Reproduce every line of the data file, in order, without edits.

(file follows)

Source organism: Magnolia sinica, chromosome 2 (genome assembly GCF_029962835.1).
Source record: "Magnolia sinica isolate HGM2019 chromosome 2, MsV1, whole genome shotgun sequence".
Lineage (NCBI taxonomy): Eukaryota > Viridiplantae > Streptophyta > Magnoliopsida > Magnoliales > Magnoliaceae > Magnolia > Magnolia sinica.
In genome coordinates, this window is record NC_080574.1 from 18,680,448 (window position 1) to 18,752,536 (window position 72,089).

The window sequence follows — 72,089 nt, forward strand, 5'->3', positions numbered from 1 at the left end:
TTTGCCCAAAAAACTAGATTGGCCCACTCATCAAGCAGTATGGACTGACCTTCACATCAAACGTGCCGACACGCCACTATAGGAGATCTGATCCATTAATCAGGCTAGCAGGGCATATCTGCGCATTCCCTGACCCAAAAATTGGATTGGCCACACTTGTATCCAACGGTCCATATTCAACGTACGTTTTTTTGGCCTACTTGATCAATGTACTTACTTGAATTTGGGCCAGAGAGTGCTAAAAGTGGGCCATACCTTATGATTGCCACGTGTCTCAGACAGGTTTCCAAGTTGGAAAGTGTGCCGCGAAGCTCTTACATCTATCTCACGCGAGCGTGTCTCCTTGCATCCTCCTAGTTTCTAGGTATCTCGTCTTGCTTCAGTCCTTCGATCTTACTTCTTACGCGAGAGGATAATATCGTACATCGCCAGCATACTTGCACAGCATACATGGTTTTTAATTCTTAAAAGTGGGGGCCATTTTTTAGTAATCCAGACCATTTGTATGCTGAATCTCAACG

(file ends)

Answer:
Source organism: Magnolia sinica, chromosome 2 (genome assembly GCF_029962835.1).
Source record: "Magnolia sinica isolate HGM2019 chromosome 2, MsV1, whole genome shotgun sequence".
Lineage (NCBI taxonomy): Eukaryota > Viridiplantae > Streptophyta > Magnoliopsida > Magnoliales > Magnoliaceae > Magnolia > Magnolia sinica.
In genome coordinates, this window is record NC_080574.1 from 18,680,448 (window position 1) to 18,752,536 (window position 72,089).

The window sequence follows — 72,089 nt, forward strand, 5'->3', positions numbered from 1 at the left end:
TTTGCCCAAAAAACTAGATTGGCCCACTCATCAAGCAGTATGGACTGACCTTCACATCAAACGTGCCGACACGCCACTATAGGAGATCTGATCCATTAATCAGGCTAGCAGGGCATATCTGCGCATTCCCTGACCCAAAAATTGGATTGGCCACACTTGTATCCAACGGTCCATATTCAACGTACGTTTTTTTGGCCTACTTGATCAATGTACTTACTTGAATTTGGGCCAGAGAGTGCTAAAAGTGGGCCATACCTTATGATTGCCACGTGTCTCAGACAGGTTTCCAAGTTGGAAAGTGTGCCGCGAAGCTCTTACATCTATCTCACGCGAGCGTGTCTCCTTGCATCCTCCTAGTTTCTAGGTATCTCGTCTTGCTTCAGTCCTTCGATCTTACTTCTTACGCGAGAGGATAATATCGTACATCGCCAGCATACTTGCACAGCATACATGGTTTTTAATTCTTAAAAGTGGGGGCCATTTTTTAGTAATCCAGACCATTTGTATGCTGAATCTCAACG